Join Gabriel Corbett for an in-depth discussion in this video Creating an assembly, part of Cert Prep: Certified SOLIDWORKS Professional (2015).
- In section three of the exam we're going to be building an assembly from downloadable components or components we might have to create inside of SOLIDWORKS and then build an assembly from that. We also might have nested assemblies we might have to build a subassembly and then bring that into your top level assembly. Here's a look at what the assembly is going to look like when it's finished. So, to get started with this, I'm going to go ahead and open up this part right here. And the easiest way, I find to create an assembly is just to go up here to File, Make Assembly From Part I'm going to choose the Lynda Assembly And go ahead and start on 5.1.1 click OK and there it is.
I'm going to do a File, Save As and I'm going to save this as 5.1. Alright, now I have a new assembly and now I want to bring more components into that assembly. So I can open up all the available documents and bring those in by clicking on Window, Tile Horizontally you can see I've got a bunch of different components here. And, right here is the component I want to start with so I'm going to click on 5.1.2 and just drag that in. Alright, and them I'm going to close that down and close down a couple of these other ones for right now.
Alright, close that and close that. Save all. Okay, so there's my base and then we're just going to open this one up right here. So in this case here, I'm going to rotate this around Now, there's a bunch of different ways to create this mate here, but the first way I'm going to do it is just go Assembly, start a mate here. I'm going to use a concentric mate and choose these two surfaces here and click on that, and if you look here, if I put this directly in the middle, here you can see that it's actually just slightly thinner that this gap right here.
So that's where you might want to use something like the Width mate, so if you go to Width mate which is under Advanced Mates, I can choose Width and for my width sections, I'm going to move this outside just for a second, I'm going to click on the inside surface here, the inside surface here, and then I want to choose the two pieces or the two faces that I want to be directly between these two. So I'm going to choose this face here, and this one over here. And what that does is it makes the distance between these two surfaces here, and these two surfaces here exactly the same.
Click Okay. That puts everything in line with the same gap on either side. That's the Width mate for you. Click Okay. Alright now, this should be pivoting around that point right there. And, now it's time to bring in some more components. So let's go ahead and click on open. And I'm going to click on 5.1.3 and bring that one in, so I'm going to go back to Tile Horizontally, drag this into my assembly expand that out, and then bring it over here. Okay. Same scenario here. I'm going to go and choose the center of that, and the center of this cylinder here and bring those together.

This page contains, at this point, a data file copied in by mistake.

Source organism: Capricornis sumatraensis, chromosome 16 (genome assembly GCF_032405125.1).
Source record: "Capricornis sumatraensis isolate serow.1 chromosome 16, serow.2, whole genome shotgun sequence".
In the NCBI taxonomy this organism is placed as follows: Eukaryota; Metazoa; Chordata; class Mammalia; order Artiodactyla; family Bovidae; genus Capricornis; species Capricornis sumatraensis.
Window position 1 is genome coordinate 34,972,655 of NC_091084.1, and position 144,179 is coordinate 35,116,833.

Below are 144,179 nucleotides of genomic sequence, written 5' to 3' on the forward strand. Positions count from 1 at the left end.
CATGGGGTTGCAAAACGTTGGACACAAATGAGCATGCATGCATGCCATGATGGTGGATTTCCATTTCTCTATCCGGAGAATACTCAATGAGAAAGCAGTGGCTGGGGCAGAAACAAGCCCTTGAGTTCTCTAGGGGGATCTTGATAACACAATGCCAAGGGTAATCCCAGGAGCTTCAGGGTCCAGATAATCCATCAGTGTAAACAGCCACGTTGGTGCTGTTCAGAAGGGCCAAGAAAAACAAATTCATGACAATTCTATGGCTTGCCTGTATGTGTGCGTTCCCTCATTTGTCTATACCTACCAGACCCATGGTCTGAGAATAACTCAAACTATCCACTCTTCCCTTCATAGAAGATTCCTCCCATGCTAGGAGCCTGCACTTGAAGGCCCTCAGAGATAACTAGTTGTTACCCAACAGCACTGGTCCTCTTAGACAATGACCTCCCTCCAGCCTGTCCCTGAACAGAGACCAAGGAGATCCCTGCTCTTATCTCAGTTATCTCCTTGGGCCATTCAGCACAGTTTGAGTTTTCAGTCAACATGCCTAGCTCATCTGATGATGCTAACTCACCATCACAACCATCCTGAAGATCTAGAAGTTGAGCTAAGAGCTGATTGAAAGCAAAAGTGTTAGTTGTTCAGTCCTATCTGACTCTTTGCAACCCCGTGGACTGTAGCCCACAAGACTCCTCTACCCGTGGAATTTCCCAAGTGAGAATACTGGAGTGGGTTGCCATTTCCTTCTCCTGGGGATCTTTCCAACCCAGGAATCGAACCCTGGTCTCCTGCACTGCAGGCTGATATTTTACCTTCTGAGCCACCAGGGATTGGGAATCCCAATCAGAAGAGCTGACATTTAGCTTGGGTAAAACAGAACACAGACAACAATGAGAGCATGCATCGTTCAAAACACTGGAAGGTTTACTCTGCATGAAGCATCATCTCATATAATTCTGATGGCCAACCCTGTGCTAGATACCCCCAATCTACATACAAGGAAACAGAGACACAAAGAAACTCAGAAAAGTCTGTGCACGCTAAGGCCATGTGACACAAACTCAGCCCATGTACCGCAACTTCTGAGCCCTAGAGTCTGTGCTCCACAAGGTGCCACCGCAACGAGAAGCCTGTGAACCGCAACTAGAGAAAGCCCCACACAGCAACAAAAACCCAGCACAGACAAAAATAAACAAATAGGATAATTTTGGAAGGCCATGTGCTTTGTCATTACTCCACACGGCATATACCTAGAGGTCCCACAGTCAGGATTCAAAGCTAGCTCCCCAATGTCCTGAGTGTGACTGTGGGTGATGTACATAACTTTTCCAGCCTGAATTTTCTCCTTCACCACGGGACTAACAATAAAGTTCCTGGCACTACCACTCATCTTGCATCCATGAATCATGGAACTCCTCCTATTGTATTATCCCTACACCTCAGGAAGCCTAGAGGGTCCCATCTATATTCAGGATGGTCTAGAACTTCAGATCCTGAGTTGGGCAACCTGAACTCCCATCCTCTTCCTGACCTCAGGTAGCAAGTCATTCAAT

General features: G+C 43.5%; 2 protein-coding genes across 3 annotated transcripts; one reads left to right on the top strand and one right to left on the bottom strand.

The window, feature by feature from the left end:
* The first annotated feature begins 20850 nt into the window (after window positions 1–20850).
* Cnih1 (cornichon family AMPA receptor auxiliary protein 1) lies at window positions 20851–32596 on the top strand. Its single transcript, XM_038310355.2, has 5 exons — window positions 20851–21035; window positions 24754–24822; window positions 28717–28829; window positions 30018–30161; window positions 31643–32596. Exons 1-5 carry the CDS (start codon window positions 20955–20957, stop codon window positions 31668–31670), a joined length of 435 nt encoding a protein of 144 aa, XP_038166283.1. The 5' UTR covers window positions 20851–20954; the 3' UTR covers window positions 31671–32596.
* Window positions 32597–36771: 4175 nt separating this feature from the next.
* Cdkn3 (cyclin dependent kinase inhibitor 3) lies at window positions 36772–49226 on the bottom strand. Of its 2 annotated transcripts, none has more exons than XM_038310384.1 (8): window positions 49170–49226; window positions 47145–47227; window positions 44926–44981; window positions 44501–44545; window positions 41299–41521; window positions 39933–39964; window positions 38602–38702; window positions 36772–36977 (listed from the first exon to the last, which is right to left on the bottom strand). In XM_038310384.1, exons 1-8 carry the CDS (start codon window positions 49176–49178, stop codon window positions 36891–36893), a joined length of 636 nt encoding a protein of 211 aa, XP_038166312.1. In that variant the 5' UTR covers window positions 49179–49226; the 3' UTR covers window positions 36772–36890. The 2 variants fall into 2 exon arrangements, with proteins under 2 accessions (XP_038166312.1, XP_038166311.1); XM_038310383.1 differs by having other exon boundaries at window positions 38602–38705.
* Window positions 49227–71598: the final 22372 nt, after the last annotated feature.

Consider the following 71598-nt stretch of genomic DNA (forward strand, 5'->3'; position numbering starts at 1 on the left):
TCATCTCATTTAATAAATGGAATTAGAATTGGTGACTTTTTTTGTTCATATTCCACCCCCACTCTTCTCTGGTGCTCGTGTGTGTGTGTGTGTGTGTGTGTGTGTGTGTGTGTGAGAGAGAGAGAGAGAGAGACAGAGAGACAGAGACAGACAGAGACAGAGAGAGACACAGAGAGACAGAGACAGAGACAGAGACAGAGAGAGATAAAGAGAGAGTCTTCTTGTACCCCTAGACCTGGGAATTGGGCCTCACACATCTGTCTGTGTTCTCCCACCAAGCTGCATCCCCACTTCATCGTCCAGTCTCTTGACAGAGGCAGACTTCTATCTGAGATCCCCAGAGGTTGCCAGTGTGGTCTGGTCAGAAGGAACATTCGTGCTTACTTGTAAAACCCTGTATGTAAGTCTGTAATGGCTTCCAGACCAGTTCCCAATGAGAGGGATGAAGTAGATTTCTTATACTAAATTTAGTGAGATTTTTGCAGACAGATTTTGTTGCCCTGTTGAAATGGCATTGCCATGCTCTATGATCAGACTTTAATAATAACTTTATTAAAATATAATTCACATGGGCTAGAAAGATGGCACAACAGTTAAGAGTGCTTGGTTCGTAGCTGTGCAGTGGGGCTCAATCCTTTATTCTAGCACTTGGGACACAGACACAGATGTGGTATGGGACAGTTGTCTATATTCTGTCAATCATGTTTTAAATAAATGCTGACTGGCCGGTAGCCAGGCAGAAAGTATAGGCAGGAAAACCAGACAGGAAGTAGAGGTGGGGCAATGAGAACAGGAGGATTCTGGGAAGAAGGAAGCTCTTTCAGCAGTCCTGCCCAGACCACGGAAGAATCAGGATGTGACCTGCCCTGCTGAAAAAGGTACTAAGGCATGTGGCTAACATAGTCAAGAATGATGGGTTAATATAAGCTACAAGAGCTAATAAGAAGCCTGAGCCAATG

Now in this case here, these happen to be the same exact diameter. So, again I can use a Width mate for this one or I could use something like a plane to plane mate. This part here has a Right Plane and then you can see my assembly here has a Front Plane, and if I make those both mated together that brings everything together and it has the exact same mating relationship as you did with the Width mate. But there's two different ways to do basically the same thing. Once I have that when I move this up and down I want this piece here to always be facing towards the ground.
So I'm going to make a parallel relationship between the bottom of that and the bottom of my piece here, and then click on okay. That way when I move this up and down that always stays pointing parallel to the ground. Alright, so those are the basics for bringing in components to an assembly and just getting started making an assembly. In the exam, we're going to be asking, then to find the center of mass or the mass of the assembly. And that's when I want to come up to Mass Properties.
Make sure you update the drawing and do a rebuild, and then weigh the part. So I'm going to find the mass. Notice it's in pounds right here so we do have to make sure that we're verifying it in the correct units, so I'm going to be in millimeters with a two place decimal. And click okay. And actually make sure that our mass is also in grams and click okay. So now we have our mass in grams here and our center of mass in millimeters here, so both of those are going to work out just great. And, that's more than likely going to be our free response answers for questions on the exam.
He also breaks down the three segments of the test (part modeling, configurations, and assemblies), providing strategies that will help you pass each section. At the end of the course, there are two sample exams to practice what you've learned.
- CSWP requirements review
- Working with sketch entities, tools, and relations
- Using the boss and cut features
- Performing sweeps and lofts
- Smoothing corners with Fillet and Chamfer
- Creating linear and circular patterns
- Setting up equations
- Creating multibody parts
- Setting mass properties
- Working with materials and constraints
- Inserting components
- Setting up reference geometry
- Arranging features to change the part
- Working with suppression states
- Using a design table to build configurations
- Establishing standard drawing views
- Annotating your drawings